Improving cancer care before treatment even starts

Published on: 21 January 2022

Sam Tordesillas, South East London Cancer Alliance Personalised Cancer Care Lead, shares how prehabilitation pilots demonstrated multiple benefits to cancer patients. 

Can you introduce us to cancer prehabilitation and what it aims to achieve? 

Cancer prehabilitation helps patients prepare physically and emotionally for their treatment, by providing them with a tailored programme of exercise, nutritional and psychological advice depending on their individual needs.  As cancer treatment is known to be grueling, it is important that people about to undergo treatment are in the best possible shape, to enable them to recover and heal quickly. 

Macmillan outlines that prehabilitation aims to ‘empower patients to maximise resilience to treatment and improve long-term health’.  By promoting healthy behaviours and increasing physical activity through both cardiovascular and muscle strengthening exercise prior to cancer surgery, there are multiple benefits including reducing post treatment complications, enhancing recovery, and reducing length of stay.  This is in addition to the longer-term benefits to general health and condition management.  Different patients will have different grades of needs, therefore screening these needs enables a personalised programme tailored to the individual to be offered.   

Prehabilitation is not a new concept, it has also been known as preventative rehabilitation, and is a crucial part of the rehabilitation pathway for people with cancer.  However, its application in cancer as part of the wider preoperative programmes, which include Enhanced Recovery and medical optimisation, have a growing evidence base.  Prehabilitation has a particularly important role currently as the COVID-19 lockdowns have had a negative effect on people’s activity rates and emotional wellbeing, meaning that levels of physical and emotional fitness in patients presenting for their treatment is less than it would have been before the pandemic.   

What does the evidence tell us about its effectiveness in pilots in south east London? What have been the benefits for staff and patients? 

The pilots showed us that cancer prehabilitation works best when it is incorporated into a holistic multidisciplinary optimisation programme.  Patients were very receptive to enrolment onto the prehabilitation programmes and demonstrated good adherence to their individualised diet and exercise regime.  We also saw that psychological concerns were picked up early.   

The pilots demonstrated multiple benefits, including increased cardiovascular fitness, less surgical complication rates, reduced hospital readmission (8% vs the national average of 41% for one pilot), and sustained behaviour change over time.  The pilots highlighted examples where patients who were assessed as not fit enough to undergo treatment and would have otherwise moved to a palliative pathway, went on to proceed with their curative treatment following completion of the prehabilitation programme. Patient satisfaction was high, with patients reporting gaining a sense of control over their own health and wellbeing.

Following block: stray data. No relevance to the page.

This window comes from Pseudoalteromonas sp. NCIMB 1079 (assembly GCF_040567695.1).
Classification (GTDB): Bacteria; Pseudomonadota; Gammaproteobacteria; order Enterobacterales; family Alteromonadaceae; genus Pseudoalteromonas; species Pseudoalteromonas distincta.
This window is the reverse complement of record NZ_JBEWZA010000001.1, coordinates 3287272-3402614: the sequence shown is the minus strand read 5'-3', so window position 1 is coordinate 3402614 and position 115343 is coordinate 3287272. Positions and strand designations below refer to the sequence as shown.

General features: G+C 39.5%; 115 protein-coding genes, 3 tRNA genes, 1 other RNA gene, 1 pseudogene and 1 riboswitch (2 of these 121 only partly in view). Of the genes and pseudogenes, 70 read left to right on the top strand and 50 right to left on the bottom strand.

SELCA held a prehabilitation workshop in November – what was the aim of the event? 

The purpose of the workshop was to bring together key stakeholders from hospital Trusts, community settings, primary care and charities across health care settings in south east London to raise the profile of cancer prehabilitation.  It also provided an opportunity for professionals to meet, network, and support each other in developing prehabilitation services.  The aims of the event were to review and celebrate the progress with cancer prehabilitation activity in south east London to date, agree on south east London principles for cancer prehabilitation, and to explore how we could work together as a system to move towards prehabilitation being a routine offer for all patients undergoing cancer treatment.   

What’s next for prehabilitation in south east London? 

SELCA has funded pilots at all three acute hospital Trusts in south east London in specific cancer types.  Where the pilots have finished, the services have been picked up and continued in those Trusts.  Our aim now would be to support these Trusts to roll out a wider prehabilitation offer to all patients regardless of what kind of cancer they have.  The majority of patients undergoing treatment would be screened as needing healthy lifestyle, nutrition and physical activity advice only, therefore we plan to develop this information resource on a south east London wide basis. And we want to work with our patient partners to incorporate their views, ideas and opinions to make sure we get it right for them. 

Work in Primary Care?  Watch Sam and colleagues present ‘Prehabilitation – the story so far’ at the Primary Care Webinar from 8th December 2021, via the King's Health Partners Learning Hub

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